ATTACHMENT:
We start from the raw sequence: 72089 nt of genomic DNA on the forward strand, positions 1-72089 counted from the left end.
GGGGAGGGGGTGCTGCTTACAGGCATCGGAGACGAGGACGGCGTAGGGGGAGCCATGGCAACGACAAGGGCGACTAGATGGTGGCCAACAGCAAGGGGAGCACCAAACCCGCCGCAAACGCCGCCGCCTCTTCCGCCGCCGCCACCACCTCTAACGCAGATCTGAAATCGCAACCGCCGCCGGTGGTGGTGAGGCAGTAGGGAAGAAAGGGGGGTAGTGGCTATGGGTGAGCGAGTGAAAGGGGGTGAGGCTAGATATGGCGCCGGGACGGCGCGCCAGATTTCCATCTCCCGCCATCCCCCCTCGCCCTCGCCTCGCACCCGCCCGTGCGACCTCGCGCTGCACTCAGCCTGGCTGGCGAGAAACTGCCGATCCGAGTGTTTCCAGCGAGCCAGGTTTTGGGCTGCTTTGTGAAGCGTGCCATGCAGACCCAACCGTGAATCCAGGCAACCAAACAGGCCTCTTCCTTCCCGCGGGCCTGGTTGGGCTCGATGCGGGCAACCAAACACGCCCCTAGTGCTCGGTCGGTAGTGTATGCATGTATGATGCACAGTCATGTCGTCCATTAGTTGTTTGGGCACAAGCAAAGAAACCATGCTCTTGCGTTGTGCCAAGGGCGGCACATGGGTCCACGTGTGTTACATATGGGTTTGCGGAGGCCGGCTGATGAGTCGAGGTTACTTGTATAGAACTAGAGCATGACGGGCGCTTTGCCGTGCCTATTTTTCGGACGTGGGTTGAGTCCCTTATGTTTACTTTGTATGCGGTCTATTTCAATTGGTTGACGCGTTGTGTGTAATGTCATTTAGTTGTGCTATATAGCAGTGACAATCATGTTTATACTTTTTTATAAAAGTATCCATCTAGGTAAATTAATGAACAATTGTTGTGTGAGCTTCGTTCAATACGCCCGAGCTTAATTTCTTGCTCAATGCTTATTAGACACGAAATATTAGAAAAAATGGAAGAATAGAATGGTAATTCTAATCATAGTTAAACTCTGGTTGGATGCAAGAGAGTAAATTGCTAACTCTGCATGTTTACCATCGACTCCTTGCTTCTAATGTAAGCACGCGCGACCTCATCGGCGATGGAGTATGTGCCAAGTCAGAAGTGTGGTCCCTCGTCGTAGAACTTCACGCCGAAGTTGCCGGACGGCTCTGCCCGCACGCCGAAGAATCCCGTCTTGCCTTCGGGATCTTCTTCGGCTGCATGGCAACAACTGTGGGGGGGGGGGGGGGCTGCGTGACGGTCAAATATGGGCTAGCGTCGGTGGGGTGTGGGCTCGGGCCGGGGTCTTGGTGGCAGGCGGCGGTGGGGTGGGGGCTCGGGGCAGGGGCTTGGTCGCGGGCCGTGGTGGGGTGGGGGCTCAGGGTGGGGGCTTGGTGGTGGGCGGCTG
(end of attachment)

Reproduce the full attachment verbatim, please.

We start from the raw sequence: 72089 nt of genomic DNA on the forward strand, positions 1-72089 counted from the left end.
GGGGAGGGGGTGCTGCTTACAGGCATCGGAGACGAGGACGGCGTAGGGGGAGCCATGGCAACGACAAGGGCGACTAGATGGTGGCCAACAGCAAGGGGAGCACCAAACCCGCCGCAAACGCCGCCGCCTCTTCCGCCGCCGCCACCACCTCTAACGCAGATCTGAAATCGCAACCGCCGCCGGTGGTGGTGAGGCAGTAGGGAAGAAAGGGGGGTAGTGGCTATGGGTGAGCGAGTGAAAGGGGGTGAGGCTAGATATGGCGCCGGGACGGCGCGCCAGATTTCCATCTCCCGCCATCCCCCCTCGCCCTCGCCTCGCACCCGCCCGTGCGACCTCGCGCTGCACTCAGCCTGGCTGGCGAGAAACTGCCGATCCGAGTGTTTCCAGCGAGCCAGGTTTTGGGCTGCTTTGTGAAGCGTGCCATGCAGACCCAACCGTGAATCCAGGCAACCAAACAGGCCTCTTCCTTCCCGCGGGCCTGGTTGGGCTCGATGCGGGCAACCAAACACGCCCCTAGTGCTCGGTCGGTAGTGTATGCATGTATGATGCACAGTCATGTCGTCCATTAGTTGTTTGGGCACAAGCAAAGAAACCATGCTCTTGCGTTGTGCCAAGGGCGGCACATGGGTCCACGTGTGTTACATATGGGTTTGCGGAGGCCGGCTGATGAGTCGAGGTTACTTGTATAGAACTAGAGCATGACGGGCGCTTTGCCGTGCCTATTTTTCGGACGTGGGTTGAGTCCCTTATGTTTACTTTGTATGCGGTCTATTTCAATTGGTTGACGCGTTGTGTGTAATGTCATTTAGTTGTGCTATATAGCAGTGACAATCATGTTTATACTTTTTTATAAAAGTATCCATCTAGGTAAATTAATGAACAATTGTTGTGTGAGCTTCGTTCAATACGCCCGAGCTTAATTTCTTGCTCAATGCTTATTAGACACGAAATATTAGAAAAAATGGAAGAATAGAATGGTAATTCTAATCATAGTTAAACTCTGGTTGGATGCAAGAGAGTAAATTGCTAACTCTGCATGTTTACCATCGACTCCTTGCTTCTAATGTAAGCACGCGCGACCTCATCGGCGATGGAGTATGTGCCAAGTCAGAAGTGTGGTCCCTCGTCGTAGAACTTCACGCCGAAGTTGCCGGACGGCTCTGCCCGCACGCCGAAGAATCCCGTCTTGCCTTCGGGATCTTCTTCGGCTGCATGGCAACAACTGTGGGGGGGGGGGGGGGCTGCGTGACGGTCAAATATGGGCTAGCGTCGGTGGGGTGTGGGCTCGGGCCGGGGTCTTGGTGGCAGGCGGCGGTGGGGTGGGGGCTCGGGGCAGGGGCTTGGTCGCGGGCCGTGGTGGGGTGGGGGCTCAGGGTGGGGGCTTGGTGGTGGGCGGCTG